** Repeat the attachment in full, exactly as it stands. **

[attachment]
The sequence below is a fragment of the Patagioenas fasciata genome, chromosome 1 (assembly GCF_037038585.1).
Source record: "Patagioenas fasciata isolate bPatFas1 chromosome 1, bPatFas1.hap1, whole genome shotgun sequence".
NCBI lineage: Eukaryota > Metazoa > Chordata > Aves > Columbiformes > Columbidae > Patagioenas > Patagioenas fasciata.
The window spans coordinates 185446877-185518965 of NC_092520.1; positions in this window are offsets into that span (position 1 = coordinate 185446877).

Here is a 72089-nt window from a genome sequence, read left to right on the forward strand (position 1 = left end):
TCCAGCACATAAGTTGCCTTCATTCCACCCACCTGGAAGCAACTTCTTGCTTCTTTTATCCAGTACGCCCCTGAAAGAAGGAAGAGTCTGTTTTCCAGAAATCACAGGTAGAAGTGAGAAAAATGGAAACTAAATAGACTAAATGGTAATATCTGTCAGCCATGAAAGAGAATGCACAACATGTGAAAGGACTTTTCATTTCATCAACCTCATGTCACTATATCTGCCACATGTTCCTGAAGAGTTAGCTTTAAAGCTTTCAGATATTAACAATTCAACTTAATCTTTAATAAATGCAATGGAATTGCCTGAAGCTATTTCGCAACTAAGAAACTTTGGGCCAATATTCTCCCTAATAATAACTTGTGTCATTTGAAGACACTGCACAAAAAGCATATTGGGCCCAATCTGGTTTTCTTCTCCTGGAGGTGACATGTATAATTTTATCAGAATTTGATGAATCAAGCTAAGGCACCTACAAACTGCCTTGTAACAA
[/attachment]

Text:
The sequence below is a fragment of the Patagioenas fasciata genome, chromosome 1 (assembly GCF_037038585.1).
Source record: "Patagioenas fasciata isolate bPatFas1 chromosome 1, bPatFas1.hap1, whole genome shotgun sequence".
NCBI lineage: Eukaryota > Metazoa > Chordata > Aves > Columbiformes > Columbidae > Patagioenas > Patagioenas fasciata.
The window spans coordinates 185446877-185518965 of NC_092520.1; positions in this window are offsets into that span (position 1 = coordinate 185446877).

Here is a 72089-nt window from a genome sequence, read left to right on the forward strand (position 1 = left end):
TCCAGCACATAAGTTGCCTTCATTCCACCCACCTGGAAGCAACTTCTTGCTTCTTTTATCCAGTACGCCCCTGAAAGAAGGAAGAGTCTGTTTTCCAGAAATCACAGGTAGAAGTGAGAAAAATGGAAACTAAATAGACTAAATGGTAATATCTGTCAGCCATGAAAGAGAATGCACAACATGTGAAAGGACTTTTCATTTCATCAACCTCATGTCACTATATCTGCCACATGTTCCTGAAGAGTTAGCTTTAAAGCTTTCAGATATTAACAATTCAACTTAATCTTTAATAAATGCAATGGAATTGCCTGAAGCTATTTCGCAACTAAGAAACTTTGGGCCAATATTCTCCCTAATAATAACTTGTGTCATTTGAAGACACTGCACAAAAAGCATATTGGGCCCAATCTGGTTTTCTTCTCCTGGAGGTGACATGTATAATTTTATCAGAATTTGATGAATCAAGCTAAGGCACCTACAAACTGCCTTGTAACAA